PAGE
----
Ryan Holeywell | @RyanHoleywell | March 18, 2016
While the Urban Edge strives to provide readers with daily news and insights about urban policy, we’re also voracious readers of city news ourselves. As part of a new weekly feature, Senior Editor Ryan Holeywell highlights the week’s most interesting articles from around the web about urban policy and city life.
This week, the subway system in Washington D.C. shut down for just over 24 hours so the transit agency’s new management team could search for potentially dangerous signs of neglect (and yes, they found them). So who’s responsible for the mess? The Washington Post‘s architecture critic says we are, collectively as a society, for failing to prioritize civic infrastructure.
In 1968, San Antonio hosted the World’s Fair, also known that year as the HemisFair 68. The city built a park, an iconic tower, and a massive fairgrounds, in hopes that the event would put San Antonio on the international map. Attendance fell short of expectations, and the effort came at a price: the city condemned an entire neighborhood to built the fairgrounds. A historian explains the event’s legacy to the Texas Standard.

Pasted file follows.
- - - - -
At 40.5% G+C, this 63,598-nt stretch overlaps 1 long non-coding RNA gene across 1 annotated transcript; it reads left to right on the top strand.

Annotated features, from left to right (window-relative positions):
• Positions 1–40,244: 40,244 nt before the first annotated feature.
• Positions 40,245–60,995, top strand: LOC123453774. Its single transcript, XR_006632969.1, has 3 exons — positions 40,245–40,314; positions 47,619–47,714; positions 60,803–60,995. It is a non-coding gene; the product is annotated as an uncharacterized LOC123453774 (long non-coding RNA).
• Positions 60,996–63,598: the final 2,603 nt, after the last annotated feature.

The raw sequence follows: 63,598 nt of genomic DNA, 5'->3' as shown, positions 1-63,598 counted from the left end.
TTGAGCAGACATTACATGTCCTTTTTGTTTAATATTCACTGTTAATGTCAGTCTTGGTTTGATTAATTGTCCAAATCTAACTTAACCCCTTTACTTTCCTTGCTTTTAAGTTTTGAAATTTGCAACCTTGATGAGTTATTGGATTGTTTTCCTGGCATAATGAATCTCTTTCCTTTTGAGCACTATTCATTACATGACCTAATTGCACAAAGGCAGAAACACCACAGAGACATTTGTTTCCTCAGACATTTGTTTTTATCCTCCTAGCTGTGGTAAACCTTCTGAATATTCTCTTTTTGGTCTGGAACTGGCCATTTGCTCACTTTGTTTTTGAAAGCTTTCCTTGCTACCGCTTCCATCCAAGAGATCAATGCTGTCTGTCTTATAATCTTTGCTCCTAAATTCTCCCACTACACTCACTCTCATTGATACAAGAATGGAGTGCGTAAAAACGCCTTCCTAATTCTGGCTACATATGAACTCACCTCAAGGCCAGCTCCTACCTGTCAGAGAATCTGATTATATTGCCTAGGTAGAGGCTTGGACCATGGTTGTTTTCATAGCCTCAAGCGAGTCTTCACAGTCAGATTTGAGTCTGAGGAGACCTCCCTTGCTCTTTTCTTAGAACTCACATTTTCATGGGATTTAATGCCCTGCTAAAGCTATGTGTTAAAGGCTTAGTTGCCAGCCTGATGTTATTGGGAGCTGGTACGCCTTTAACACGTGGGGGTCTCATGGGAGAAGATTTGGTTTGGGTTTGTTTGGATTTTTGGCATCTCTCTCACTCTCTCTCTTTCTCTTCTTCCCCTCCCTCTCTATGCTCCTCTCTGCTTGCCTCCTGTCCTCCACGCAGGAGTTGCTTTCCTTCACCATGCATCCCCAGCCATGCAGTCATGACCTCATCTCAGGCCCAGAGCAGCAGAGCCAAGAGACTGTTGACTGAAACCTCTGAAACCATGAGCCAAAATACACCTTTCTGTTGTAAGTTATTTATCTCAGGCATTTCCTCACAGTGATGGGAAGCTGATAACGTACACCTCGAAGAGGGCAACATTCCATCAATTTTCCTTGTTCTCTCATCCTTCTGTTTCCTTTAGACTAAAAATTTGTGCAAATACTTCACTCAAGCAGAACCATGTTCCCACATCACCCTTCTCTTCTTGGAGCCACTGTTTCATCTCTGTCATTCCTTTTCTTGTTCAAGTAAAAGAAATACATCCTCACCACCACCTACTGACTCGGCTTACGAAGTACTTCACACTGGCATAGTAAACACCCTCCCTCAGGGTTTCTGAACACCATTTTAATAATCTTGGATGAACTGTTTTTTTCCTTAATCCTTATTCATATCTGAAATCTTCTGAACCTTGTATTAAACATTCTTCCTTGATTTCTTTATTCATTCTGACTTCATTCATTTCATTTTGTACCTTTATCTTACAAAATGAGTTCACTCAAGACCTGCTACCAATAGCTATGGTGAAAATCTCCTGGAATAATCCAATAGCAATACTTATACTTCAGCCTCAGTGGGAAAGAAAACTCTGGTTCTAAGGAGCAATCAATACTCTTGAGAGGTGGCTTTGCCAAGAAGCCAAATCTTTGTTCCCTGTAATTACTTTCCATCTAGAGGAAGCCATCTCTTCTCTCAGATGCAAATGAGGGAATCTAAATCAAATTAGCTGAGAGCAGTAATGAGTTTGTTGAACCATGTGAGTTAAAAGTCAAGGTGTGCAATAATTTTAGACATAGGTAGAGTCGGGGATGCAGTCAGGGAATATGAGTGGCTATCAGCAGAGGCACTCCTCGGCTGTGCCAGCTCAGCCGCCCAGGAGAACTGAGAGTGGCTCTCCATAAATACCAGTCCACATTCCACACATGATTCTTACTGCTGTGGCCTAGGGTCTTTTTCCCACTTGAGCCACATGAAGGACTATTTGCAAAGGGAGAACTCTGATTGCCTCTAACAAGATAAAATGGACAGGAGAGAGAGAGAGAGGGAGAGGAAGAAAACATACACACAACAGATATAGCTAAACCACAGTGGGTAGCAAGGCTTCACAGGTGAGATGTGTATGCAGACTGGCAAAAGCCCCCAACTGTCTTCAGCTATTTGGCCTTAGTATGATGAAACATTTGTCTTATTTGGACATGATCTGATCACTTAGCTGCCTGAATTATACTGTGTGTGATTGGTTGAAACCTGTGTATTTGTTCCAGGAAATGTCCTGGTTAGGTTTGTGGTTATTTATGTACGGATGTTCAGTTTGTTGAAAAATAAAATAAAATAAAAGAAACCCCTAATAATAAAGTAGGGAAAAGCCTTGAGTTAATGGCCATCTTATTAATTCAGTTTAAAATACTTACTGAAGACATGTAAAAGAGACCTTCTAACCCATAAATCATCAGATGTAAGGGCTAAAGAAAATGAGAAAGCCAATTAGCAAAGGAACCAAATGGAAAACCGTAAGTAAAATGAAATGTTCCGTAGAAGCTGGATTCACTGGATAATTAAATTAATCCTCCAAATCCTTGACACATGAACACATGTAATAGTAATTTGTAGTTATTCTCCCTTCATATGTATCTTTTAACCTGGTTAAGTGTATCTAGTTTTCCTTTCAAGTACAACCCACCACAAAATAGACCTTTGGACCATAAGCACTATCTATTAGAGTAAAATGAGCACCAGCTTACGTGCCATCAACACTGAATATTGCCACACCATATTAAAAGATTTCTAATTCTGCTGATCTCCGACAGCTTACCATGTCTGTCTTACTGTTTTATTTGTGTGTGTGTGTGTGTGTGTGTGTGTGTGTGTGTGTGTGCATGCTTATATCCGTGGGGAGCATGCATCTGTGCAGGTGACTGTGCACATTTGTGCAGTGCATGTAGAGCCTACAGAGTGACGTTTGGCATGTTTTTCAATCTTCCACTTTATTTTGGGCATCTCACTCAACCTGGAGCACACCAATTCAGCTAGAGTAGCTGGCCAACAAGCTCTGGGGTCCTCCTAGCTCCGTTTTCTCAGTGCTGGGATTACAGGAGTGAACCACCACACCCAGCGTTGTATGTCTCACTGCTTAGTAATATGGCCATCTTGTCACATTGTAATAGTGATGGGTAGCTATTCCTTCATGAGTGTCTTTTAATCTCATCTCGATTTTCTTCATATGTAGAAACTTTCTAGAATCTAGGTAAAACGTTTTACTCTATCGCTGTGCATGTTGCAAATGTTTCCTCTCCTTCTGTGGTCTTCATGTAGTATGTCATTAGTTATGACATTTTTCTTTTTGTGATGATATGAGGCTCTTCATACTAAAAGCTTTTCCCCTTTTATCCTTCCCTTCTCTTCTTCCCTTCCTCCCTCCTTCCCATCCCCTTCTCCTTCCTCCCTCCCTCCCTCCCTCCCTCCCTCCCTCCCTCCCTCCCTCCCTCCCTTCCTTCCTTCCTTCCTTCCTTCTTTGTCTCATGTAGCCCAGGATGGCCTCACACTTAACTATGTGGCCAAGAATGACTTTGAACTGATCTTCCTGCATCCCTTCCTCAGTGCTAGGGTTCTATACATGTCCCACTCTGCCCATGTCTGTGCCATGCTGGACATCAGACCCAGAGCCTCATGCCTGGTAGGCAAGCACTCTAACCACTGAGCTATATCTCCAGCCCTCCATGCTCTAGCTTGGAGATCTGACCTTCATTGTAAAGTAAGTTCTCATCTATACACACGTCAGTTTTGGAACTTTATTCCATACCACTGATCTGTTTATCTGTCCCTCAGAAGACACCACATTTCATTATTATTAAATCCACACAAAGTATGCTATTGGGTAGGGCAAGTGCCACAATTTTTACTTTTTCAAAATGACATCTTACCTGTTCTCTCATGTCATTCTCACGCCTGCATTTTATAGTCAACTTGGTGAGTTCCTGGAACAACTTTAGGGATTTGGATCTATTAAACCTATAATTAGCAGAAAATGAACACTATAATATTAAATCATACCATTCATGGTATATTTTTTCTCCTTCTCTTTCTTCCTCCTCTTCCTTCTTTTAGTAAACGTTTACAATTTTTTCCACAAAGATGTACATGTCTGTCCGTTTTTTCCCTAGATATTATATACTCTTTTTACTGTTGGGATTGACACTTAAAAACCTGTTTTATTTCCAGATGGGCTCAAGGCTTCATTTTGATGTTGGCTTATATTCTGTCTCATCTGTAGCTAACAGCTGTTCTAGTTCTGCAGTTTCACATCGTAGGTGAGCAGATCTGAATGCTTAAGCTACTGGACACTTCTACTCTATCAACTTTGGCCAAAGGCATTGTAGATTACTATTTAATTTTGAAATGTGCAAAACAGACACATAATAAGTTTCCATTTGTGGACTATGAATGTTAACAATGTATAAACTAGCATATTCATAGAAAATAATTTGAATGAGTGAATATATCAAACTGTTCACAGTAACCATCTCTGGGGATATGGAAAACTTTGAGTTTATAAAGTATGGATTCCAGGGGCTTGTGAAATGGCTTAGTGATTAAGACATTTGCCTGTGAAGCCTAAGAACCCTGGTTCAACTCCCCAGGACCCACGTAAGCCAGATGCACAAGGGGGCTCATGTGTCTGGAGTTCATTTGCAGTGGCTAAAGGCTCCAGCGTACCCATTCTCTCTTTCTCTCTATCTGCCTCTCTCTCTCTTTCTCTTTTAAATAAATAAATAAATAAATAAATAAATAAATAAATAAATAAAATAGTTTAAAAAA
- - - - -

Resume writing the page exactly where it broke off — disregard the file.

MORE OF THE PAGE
“Cities tend to favor building stadiums and convention centers over investing in education or human services,” Governing‘s Aaron Renn writes. “It’s an understandable but troublesome trend.” He argues that rather than try to resurrect struggling areas with impressive buildings, cities should instead spend money on efforts that directly benefit the people who live in those places. It may not be the sexiest approach, but it could be the most fruitful.
Because college-educated workers have a big impact on local economies, it’s critical that cities figure out ways of retaining them. An analysis from City Lab shows that the Detroit, Houston and New York metros top the list for retaining college grads. Phoenix, Providence and Hartford are the worst at keeping them around. “For all the talk of how mobile the young and the educated seem to be, in quite a few metros, the bulk of college grads tend to stay where they went to school,” author Richard Florida writes. “This is good news for the economic future of these places.”
Places Journal profiles Houston’s East Aldine neighborhood, where half the residents lack a high school diploma, and 40 percent of households take in less than $25,000 annually. Because of this, the article speculates, the city of Houston’s isn’t interested in annexing the area, despite its proximity to the city. “Rather than waiting for Houston’s embrace, (residents) are organizing as a community to meet their own needs.” A big part of that has involved working with Neighborhood Centers Inc., the massive nonprofit with a budget pushing $300 million.